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The New PE National Curriculum: What coaches need to know

The New PE National Curriculum: What coaches need to know

By David Turner: sports coach UK Lead for Coaching Children

By now many of you will be aware that in September 2014, the new PE National Curriculum for Schools across all Key Stages will launch in England. But what does this mean for the many coaches out there that are supporting schools and their staff in their PE provision?

Recently the association for Physical Education (afPE) presented an update to Governing Bodies of Sport at one of sports coach UK’s Partner Training Events.  afPE, along with the Youth Sport Trust, were part of the consultation panel that helped the Department for Education to shape the new Curriculum.  So in this blog I am going to pick out some of the key information from afPE that will help coaches who deliver in schools. 

But before that I thought it may be useful to acknowledge Physical Education as it stands today using some information from the Ofsted Physical Education reportreleased in February 2013.

The promising news is this:

  • Two thirds of Primary Schools are rated good or better and three quarters of Secondary Schools
  • GCSE PE Results have risen
  • PE makes a significant contribution to pupils’ personal well-being, development and enjoyment of school
  • There is still some evidence of the positive impact of School Sport Partnerships

And the not so good?

  • Subject Knowledge and confidence remains an issue in Primary PE delivery as does planning and assessment
  • One fifth of pupils cannot swim by the time they leave Primary School
  • More able pupils not being challenged enough
  • The ‘Physical’ aspect is under-developed: PE needs to do more to tackle sedentary lifestyles

To my mind it seems clear from that update that there are crucial areas where qualified coaches can support schools and teachers in their PE delivery, particularly at Primary School level. 

Another factor to consider is the Government’s recent announcementon additional funding for school sport for the next two years (see the official sports coach UK response here).  It seems likely that this will lead to additional demand for qualified sports coaches in Primary Schools.  Ofsted will be tasked with ensuring the Government receive ‘value for money’ with this additional funding, so coaches will be assessed by the same criteria as teachers.  With that in mind, a sound understanding of the new National Curriculum will be more important than ever for school deployed coaches. 

Ofsted will be looking for teachers AND coaches to raise pupils achievement and promote spiritual, moral, social and cultural development.  Primarily this will be assessed through lesson observation.  Forgive the shameless plug, but I am sure that any coach who has studied the sports coach UK Coaching Children Curriculumand has begun to embed the ‘C System’ and the principles of ‘Coaching the Whole Child’ into their coaching sessions will be well on their way to satisfying the Ofsted Criteria.

So what does the new Curriculum look like?  Well the aims of the PE National Curriculum are as follows:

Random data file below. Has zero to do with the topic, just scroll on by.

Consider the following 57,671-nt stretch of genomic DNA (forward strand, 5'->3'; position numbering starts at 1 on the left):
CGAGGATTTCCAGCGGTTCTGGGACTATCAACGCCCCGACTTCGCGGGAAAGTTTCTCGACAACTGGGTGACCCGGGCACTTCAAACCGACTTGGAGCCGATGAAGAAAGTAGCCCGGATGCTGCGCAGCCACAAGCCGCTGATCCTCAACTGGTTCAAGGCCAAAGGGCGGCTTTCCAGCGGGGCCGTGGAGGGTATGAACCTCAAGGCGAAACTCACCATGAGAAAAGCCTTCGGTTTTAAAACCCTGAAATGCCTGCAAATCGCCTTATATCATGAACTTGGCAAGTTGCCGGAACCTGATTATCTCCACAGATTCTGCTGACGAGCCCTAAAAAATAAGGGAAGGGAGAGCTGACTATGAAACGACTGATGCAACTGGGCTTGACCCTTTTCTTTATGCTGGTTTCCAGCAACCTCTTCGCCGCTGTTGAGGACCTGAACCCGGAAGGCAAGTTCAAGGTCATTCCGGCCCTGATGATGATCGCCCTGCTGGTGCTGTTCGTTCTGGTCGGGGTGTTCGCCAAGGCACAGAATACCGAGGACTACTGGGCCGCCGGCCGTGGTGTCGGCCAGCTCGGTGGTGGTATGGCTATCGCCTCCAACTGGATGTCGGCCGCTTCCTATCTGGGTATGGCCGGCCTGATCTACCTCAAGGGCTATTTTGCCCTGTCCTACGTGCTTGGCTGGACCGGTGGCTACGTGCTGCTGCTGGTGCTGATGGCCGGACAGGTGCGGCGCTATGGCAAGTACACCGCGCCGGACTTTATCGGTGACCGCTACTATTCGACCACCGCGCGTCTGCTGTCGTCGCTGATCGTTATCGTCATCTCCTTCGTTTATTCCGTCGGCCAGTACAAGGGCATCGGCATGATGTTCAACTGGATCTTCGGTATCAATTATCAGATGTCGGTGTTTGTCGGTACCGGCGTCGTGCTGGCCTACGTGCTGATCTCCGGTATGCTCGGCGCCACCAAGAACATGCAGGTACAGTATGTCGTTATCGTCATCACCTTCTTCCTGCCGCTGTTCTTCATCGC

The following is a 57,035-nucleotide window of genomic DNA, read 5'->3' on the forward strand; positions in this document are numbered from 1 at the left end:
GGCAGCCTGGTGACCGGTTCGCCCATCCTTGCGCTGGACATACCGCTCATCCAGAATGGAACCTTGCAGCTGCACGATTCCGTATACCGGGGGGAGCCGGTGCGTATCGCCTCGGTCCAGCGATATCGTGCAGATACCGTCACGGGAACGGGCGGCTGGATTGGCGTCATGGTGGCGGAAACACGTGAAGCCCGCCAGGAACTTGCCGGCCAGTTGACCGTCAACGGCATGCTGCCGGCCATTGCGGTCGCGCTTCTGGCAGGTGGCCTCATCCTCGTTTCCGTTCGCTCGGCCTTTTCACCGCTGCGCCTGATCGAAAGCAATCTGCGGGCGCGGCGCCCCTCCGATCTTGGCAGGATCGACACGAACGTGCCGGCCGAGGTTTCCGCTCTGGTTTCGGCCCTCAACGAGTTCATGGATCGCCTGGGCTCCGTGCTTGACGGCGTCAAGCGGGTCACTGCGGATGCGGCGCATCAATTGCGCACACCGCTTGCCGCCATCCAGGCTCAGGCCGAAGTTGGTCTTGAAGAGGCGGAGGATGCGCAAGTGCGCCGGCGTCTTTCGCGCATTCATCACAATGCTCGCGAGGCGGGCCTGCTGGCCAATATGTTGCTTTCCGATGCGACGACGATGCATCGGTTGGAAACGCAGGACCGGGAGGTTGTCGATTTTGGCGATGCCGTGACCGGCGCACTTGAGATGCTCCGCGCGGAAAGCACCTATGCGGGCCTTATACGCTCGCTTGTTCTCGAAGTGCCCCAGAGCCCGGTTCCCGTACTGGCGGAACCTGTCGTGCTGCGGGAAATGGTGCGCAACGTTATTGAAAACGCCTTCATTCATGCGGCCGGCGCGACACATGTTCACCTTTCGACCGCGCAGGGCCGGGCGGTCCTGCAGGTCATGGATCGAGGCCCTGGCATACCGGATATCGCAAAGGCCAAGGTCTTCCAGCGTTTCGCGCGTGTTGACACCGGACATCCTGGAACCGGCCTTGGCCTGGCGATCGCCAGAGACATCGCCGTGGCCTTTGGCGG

• Develop competence to excel in a broad range of physical activities
  • Be physically active for sustained periods of time
  • Engage in competitive sports and activities
  • Lead healthy and active lives

The new four Key Stages have been summarised by afPE as follows

Key Stage One

  • Pupils should develop core movement, become increasingly competent and confident and access a broad range of opportunities to extend their agility, balance and co-ordination, individually and with others
  • They should be able to engage in competitive (both against self and others) and co-operative physical activities, in a range of increasingly challenging situations

Key Stage Two

  • Pupils should continue to implement and develop a broader range of skills, learning how to use them in different ways and to link them to make actions and sequences of movement
  • They should enjoy communicating, collaborating and competing with each other
  • They should develop an understanding of how to succeed in different activities and sports and learn how to evaluate and recognise their own success

Key Stage Three

  • Pupils should build on and embed the physical development and skills learnt in Key Stages 1 & 2, become more competent, confident and expert in their techniques, and apply them across different sports and activities
  • They should understand what makes a performance effective and how to apply these principles to their own and others’ work
  • They should develop the confidence and interest to get involved in exercise and sports and activities out of school and in later life

Key Stage Four

  • Pupils should tackle complex and demanding activities
  • They should get involved in physical activity that is mainly focused on performing, promoting healthy and active lives, or developing personal fitness
  • This could include becoming a specialist or elite performer

The new National Curriculum is out for consultationuntil 16 April 2013 so the above could still be liable to change.  I do recommend that coaches or organisations with coaches deployed in schools respond to the consultation process as this is likely to be the last opportunity to influence the new PE National Curriculum before launch in September 2014.

David Turner

sports coach UK Lead for Coaching Children

[email protected]

Twitter: @David_T_scUK